Tuesday, June 14, 2011
Bhutan's Queen Mother on Elvis, Buddhism
Margherita Stancati (Wall Street Journal, online.wsj.com)
Bhutanese author and conservationist the Queen Mother, Ashi Dorji Wangmo Wangchuck, keeps a grip on the secluded nation's rich traditions while embracing the future.
Bhutan, the tiny, secluded Himalayan Buddhist country nestled between China and India, has long been known as the "Forbidden Kingdom."
First-time visitors could be forgiven for thinking that Bhutan's roughly 700,000 people, including its royals, were living in a time warp. After all, the Internet arrived here before television -- and that was in the late 1990s.
Men typically wear medieval-looking robes, known as gho, and women don a kira, the female equivalent. In their free time, the country's elite regularly gather for archery tournaments, Bhutan's national and widely practiced sport.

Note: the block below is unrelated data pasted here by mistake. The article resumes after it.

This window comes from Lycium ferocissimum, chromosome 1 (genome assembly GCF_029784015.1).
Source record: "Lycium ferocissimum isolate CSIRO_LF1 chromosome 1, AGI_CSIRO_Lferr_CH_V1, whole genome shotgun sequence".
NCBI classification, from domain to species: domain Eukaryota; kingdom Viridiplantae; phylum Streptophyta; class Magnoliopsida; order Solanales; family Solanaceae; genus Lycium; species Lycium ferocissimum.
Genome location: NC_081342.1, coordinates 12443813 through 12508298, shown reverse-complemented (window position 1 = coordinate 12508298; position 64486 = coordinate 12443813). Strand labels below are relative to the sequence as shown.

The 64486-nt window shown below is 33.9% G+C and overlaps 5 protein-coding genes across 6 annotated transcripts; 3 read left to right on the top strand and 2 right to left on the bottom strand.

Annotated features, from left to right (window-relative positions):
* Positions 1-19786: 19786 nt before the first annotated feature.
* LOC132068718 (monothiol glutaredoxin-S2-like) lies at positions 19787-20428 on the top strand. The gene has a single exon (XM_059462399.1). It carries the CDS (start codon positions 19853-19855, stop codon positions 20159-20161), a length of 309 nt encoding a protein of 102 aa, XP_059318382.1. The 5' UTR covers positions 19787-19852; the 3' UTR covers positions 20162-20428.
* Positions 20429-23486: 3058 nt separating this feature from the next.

So outsiders would be justified to expect the members of its much-revered royal family to be as inaccessible as the country may appear. Meet Queen Mother Ashi Dorji Wangmo Wangchuck, and you'll soon realize you couldn't be further from the truth.
True, Queen Dorji Wangmo Wangchuck is a real conservationist when it comes to her country's Himalayan culture and Buddhist heritage. But she is also well-traveled, a literary enthusiast and loves Elvis Presley.
Queen Dorji Wangmo Wangchuck is one of four sisters who married Jigme Singye Wangchuck, Bhutan's former king, who abdicated in favor of his eldest son a few years ago.
Today, the queen mother, a youthful 55-year old, embodies her country's efforts to reap the benefits of modernity while protecting its traditions.
Queen Dorji Wangmo Wangchuck, who was schooled in India's region of Darjeeling, is the patron of Thimphu's Mountain Echoes literary festival that brings together Indian and Bhutanese writers.
An accomplished author herself, in Treasures of the Thunder Dragon: A Portrait of Bhutan she retraces the country's recent history... More